Winter Olympic Games as environmental problem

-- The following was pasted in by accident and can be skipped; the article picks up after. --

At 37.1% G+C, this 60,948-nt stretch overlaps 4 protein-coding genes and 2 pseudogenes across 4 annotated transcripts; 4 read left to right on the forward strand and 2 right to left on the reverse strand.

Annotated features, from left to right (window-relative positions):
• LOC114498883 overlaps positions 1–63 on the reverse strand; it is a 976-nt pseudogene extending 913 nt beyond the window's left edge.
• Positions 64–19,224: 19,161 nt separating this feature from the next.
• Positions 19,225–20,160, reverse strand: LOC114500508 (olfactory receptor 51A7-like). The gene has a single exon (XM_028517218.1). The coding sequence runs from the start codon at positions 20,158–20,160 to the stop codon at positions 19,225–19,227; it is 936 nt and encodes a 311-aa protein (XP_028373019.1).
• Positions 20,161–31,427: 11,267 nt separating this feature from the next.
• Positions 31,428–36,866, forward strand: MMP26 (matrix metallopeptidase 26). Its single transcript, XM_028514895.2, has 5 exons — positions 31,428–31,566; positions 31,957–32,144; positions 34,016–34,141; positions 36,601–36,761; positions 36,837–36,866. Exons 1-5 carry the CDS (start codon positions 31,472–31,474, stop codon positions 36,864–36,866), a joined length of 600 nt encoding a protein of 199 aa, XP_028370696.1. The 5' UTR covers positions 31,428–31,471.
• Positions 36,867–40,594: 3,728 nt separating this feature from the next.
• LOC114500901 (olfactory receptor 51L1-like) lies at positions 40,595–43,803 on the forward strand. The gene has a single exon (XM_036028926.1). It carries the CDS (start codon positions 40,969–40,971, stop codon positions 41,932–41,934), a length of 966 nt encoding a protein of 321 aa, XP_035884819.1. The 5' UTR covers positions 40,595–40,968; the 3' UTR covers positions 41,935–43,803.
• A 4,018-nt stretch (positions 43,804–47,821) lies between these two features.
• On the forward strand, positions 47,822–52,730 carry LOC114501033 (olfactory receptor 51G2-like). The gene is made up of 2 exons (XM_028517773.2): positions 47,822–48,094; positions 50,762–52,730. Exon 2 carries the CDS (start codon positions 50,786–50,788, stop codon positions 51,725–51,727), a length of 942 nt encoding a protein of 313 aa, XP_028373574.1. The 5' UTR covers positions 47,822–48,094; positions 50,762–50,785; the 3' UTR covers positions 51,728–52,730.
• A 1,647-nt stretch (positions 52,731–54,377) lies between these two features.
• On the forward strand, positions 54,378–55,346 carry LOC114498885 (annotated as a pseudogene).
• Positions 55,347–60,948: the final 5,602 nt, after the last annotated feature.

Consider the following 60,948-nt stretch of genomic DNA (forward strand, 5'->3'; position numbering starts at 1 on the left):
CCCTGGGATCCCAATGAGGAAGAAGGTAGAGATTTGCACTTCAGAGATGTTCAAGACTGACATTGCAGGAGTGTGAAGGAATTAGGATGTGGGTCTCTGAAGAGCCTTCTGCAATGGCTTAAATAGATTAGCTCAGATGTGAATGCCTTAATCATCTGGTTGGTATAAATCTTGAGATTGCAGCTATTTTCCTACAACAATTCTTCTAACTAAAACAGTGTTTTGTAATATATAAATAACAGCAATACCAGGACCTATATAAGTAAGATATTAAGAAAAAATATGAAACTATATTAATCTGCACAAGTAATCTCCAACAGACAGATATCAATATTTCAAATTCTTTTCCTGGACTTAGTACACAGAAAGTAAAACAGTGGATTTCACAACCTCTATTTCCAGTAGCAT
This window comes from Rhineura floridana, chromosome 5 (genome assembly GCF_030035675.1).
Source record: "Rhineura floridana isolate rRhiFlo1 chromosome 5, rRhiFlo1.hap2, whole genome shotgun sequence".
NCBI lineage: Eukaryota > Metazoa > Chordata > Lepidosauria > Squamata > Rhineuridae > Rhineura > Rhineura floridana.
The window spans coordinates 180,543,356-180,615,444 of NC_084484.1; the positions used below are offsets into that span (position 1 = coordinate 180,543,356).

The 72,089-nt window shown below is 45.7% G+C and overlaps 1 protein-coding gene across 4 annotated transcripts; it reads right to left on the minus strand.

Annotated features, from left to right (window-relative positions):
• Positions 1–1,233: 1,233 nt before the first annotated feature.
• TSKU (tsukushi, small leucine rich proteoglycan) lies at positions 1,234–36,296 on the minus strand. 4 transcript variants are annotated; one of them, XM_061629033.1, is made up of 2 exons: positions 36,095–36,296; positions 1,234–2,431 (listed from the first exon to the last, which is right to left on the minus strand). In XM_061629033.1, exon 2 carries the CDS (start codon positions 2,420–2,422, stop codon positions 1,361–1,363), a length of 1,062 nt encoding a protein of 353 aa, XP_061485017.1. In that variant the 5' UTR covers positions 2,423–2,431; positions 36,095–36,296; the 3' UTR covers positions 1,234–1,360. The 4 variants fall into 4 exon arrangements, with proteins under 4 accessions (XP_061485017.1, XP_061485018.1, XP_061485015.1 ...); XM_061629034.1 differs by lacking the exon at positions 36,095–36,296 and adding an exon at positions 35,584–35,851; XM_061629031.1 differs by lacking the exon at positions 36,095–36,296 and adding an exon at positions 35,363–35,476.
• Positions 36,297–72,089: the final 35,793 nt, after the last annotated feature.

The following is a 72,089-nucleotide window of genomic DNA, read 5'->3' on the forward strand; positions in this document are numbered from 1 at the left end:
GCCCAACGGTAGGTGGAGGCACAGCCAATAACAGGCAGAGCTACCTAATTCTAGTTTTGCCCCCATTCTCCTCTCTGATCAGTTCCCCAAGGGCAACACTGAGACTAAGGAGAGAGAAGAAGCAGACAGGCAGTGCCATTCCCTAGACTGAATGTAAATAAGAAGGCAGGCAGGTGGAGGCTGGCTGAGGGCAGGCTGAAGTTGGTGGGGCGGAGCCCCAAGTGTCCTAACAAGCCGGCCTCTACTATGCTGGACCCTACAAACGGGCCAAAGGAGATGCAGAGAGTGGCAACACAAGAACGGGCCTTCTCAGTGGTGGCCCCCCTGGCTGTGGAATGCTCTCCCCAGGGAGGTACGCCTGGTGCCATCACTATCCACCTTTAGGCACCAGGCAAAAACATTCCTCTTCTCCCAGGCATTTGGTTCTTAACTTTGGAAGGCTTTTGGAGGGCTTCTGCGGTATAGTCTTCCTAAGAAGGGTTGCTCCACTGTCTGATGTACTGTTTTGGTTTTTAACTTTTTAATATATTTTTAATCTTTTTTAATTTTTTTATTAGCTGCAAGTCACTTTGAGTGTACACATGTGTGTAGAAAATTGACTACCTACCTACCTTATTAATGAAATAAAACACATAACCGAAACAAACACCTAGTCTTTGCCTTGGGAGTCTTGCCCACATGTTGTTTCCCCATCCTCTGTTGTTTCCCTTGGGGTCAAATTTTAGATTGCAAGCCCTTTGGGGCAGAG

The Winter Olympic Games (WOG) are not only perceived as a sport competition on the international level, but simultaneously as a social event all over the world. New sport disciplines, an increasing number of participants (Fig. 1), and high demand for technical services for all sports venues are considered economic demands during the organization of WOG. The host country’s expenses of organizing White Olympics are measured in millions of dollars. The environmental impact of Winter Olympic Games is also another important aspect after the economic and the sport one. This concept of Olympics as an environmental factor was also presented by the IOC previous president J.A. Samaranch. The environment was emphasized as the third dimension of the Olympic movement: sport-culture-environment. The issue of sport and its environmental influence were for the first time presented at the 1994, XII Olympic Congress in Paris. The need for environmental protection is included in the general principles of the Olympic Charter (Anonymous 1996). The countries competing to hold the WOG need to convince the voting members of the IOC and the general public, of both the economic and ecological success of the games. Norway achieved this in 1994 and the games in Lillehammer have the distinction of not only being white but also green. This trend was reached due to the stand taken by the people of Norway when 65% of those surveyed chose the environment to be more important than gold medals of athletes representing Norway.
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